Don't Go Topless, Even Where It's Legal

In the state of Georgia, it's 100 percent legal for a woman to be topless in public. But that didn't stop an Atlanta police officer from arresting Gabrielle Mirville during an outdoor art photo shoot on the morning of August 4.

Mirville was modeling for art photographer Robert Oliver and his wife/assistant Kanishia in downtown Atlanta at 6 AM when she was arrested and subsequently jailed, despite that the incidents of nudity (only topless nudity, by the way) were brief; Mirville was clothed except for the exact moments when photographs were actually being taken. She spent nine hours in jail before she pled "no contest" to a charge of public indecency (since she was unaware of Georgia's law at the time) and paid $500 to be released. Reportedly, when she tried to explain her situation to Judge Terrinee Gundy, she got a lesson on proper feminine comportment:

"When I tried to explain to the judge, she said, 'No, and next time maybe you'll learn to carry yourself like a lady.'"

My reaction to that can be summed up as: !!!!!!!!!!!!! It's not like Mirville was walking around topless at a crowded event where people could easily complain that she was sullying the innocent eyes of children or tempting people towards Satan via her nipples or something — although if she were, it would still be totally legal for her to have her shirt off. No, this happened during the early morning, in a place that was uncrowded. It's a stretch to say that an artistic photo shoot can be construed as "lewd exposure of the sexual organs," which is one of the ways Georgia's legal code defines public indecency. In addition, the photographers she was with said they'd had an understanding about public nudity with Atlanta police in the past, considering they'd done similar shoots around the city.

You should read Atlanta's Creative Loafing's thoughtful analysis of the situation, including the obvious problematic gender issues at play:

Mirville was not choosing to engage in sexual conduct that morning. Someone else made that choice for her, despite her protests, and acted according to his feelings about her body. This mentality speaks to a culture of objectifying women that is so deeply embedded in our collective social psyche that it's challenging for even the most equal-minded individuals to view a woman's exposed body as benign. It's a culture that, in fact, beats into women and men the notion that female bodies are exclusively sexual, even when acting in ways that would be innocuous and permissible for men. That's the real goal of the topless equality movement; it's not necessarily about the right to bare breasts, rather a larger mental shift toward normalizing women's bodies for the betterment of their entire social standing.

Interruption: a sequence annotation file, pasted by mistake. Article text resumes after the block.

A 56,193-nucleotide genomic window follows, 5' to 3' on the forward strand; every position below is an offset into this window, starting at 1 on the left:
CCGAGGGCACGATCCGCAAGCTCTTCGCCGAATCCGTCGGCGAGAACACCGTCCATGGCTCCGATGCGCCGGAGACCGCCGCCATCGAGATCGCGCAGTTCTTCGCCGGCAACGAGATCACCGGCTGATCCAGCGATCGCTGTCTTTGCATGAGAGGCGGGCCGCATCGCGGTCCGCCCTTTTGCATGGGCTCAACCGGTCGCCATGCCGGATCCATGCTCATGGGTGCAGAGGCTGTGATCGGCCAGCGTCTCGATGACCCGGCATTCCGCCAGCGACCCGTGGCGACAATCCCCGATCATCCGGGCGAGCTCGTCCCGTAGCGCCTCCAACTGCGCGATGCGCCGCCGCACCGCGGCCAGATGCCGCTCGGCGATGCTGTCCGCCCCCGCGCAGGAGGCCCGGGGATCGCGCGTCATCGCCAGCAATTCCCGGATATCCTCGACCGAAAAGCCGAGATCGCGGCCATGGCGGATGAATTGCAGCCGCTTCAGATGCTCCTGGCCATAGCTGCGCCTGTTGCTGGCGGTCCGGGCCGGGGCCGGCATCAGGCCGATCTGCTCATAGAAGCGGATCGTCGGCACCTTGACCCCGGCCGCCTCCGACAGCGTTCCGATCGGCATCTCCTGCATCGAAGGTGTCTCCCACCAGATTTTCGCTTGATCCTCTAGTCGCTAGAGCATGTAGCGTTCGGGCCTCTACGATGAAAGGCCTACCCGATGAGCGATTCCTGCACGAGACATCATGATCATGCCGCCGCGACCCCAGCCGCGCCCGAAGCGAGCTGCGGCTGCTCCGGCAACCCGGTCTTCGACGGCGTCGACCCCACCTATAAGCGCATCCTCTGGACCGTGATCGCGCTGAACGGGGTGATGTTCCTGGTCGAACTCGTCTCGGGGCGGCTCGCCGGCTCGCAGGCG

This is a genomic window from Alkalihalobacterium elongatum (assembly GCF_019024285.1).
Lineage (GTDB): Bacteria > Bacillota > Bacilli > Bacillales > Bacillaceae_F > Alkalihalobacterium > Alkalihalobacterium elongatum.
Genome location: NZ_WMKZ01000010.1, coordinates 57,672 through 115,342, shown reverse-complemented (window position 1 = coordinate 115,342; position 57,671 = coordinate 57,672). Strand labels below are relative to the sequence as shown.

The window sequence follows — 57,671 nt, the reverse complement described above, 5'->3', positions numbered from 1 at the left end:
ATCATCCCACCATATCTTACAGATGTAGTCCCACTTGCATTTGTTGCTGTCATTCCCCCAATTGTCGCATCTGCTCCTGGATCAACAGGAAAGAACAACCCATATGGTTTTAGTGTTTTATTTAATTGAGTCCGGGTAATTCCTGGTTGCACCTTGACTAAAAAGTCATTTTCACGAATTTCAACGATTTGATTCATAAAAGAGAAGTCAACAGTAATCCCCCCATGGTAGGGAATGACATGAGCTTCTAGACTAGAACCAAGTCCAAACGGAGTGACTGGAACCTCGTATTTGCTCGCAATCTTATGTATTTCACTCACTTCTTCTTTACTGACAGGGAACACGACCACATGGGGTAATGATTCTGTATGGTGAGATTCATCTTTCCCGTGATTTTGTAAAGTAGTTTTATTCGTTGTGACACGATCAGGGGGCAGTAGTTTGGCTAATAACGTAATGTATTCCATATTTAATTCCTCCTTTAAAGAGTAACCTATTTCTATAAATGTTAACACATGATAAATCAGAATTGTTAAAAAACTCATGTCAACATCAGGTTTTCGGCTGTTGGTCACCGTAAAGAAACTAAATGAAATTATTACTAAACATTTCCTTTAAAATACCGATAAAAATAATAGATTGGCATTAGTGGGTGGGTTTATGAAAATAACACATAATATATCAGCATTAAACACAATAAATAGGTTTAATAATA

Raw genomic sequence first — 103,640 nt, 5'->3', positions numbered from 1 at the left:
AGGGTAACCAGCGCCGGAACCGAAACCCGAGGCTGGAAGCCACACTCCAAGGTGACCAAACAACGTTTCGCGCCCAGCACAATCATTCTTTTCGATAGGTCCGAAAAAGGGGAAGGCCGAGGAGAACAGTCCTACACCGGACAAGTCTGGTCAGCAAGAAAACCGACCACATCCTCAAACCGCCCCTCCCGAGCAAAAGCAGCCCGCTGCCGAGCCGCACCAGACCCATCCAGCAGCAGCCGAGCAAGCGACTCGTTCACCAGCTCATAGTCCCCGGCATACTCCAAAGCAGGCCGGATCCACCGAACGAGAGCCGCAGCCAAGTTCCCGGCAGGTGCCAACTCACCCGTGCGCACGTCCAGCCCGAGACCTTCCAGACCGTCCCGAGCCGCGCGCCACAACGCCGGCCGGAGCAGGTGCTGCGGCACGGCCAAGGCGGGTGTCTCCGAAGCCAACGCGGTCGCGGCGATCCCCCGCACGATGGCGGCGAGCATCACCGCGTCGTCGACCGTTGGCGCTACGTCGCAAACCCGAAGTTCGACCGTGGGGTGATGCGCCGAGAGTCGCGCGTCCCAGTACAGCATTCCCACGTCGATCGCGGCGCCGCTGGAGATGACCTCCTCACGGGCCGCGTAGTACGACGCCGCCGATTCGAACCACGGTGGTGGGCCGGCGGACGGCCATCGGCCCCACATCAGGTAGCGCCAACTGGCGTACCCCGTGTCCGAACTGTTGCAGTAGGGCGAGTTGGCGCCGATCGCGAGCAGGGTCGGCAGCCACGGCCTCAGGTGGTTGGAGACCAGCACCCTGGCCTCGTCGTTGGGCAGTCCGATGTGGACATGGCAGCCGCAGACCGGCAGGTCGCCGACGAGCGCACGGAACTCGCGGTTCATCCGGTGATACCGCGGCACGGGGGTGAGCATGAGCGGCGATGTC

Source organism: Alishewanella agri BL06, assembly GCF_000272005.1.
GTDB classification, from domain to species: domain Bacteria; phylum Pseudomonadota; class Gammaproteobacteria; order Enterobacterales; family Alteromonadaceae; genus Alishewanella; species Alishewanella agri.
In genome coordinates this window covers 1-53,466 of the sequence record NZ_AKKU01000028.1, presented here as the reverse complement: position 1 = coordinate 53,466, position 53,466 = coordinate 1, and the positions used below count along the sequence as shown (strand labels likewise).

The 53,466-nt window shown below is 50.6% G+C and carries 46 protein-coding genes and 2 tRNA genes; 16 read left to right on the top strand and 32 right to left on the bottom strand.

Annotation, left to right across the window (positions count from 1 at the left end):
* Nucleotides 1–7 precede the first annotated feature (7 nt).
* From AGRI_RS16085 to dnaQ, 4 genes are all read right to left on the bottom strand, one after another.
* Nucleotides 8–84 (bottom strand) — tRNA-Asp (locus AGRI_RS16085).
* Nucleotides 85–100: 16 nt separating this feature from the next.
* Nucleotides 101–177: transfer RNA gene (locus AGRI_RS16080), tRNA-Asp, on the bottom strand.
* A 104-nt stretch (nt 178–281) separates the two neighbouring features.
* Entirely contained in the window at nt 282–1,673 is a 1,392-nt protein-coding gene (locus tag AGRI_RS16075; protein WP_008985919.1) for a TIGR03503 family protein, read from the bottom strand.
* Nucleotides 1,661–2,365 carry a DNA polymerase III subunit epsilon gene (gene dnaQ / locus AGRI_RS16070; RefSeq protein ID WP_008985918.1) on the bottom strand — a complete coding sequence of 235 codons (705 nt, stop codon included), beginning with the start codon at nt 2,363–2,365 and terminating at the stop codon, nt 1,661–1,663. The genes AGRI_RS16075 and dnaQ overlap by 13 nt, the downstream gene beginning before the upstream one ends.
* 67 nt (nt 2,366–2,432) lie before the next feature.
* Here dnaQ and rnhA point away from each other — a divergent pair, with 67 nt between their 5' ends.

Topless laws have been in the news this summer; a few months ago, NYPD officers were reminded that women have the right to be bare-breasted in public in New York, and a topless activist in NJ is currently on a hunger strike while in jail in protest of her 2008 arrest. Although I don't think I'll be going topless in public anytime soon, either to model or to assert my right to let my bare breasts feel the summer sun, it's obviously any woman's right to choose to do so, especially if it's legal where she lives. I hope that drawing some attention to Gabrielle Mirville's case will force the Atlanta Police Department to be more careful about carrying out the letter of the law, but unfortunately I think we have a long way to go before women's bodies aren't considered indecent.

Photo: Flickr user Dave Stokes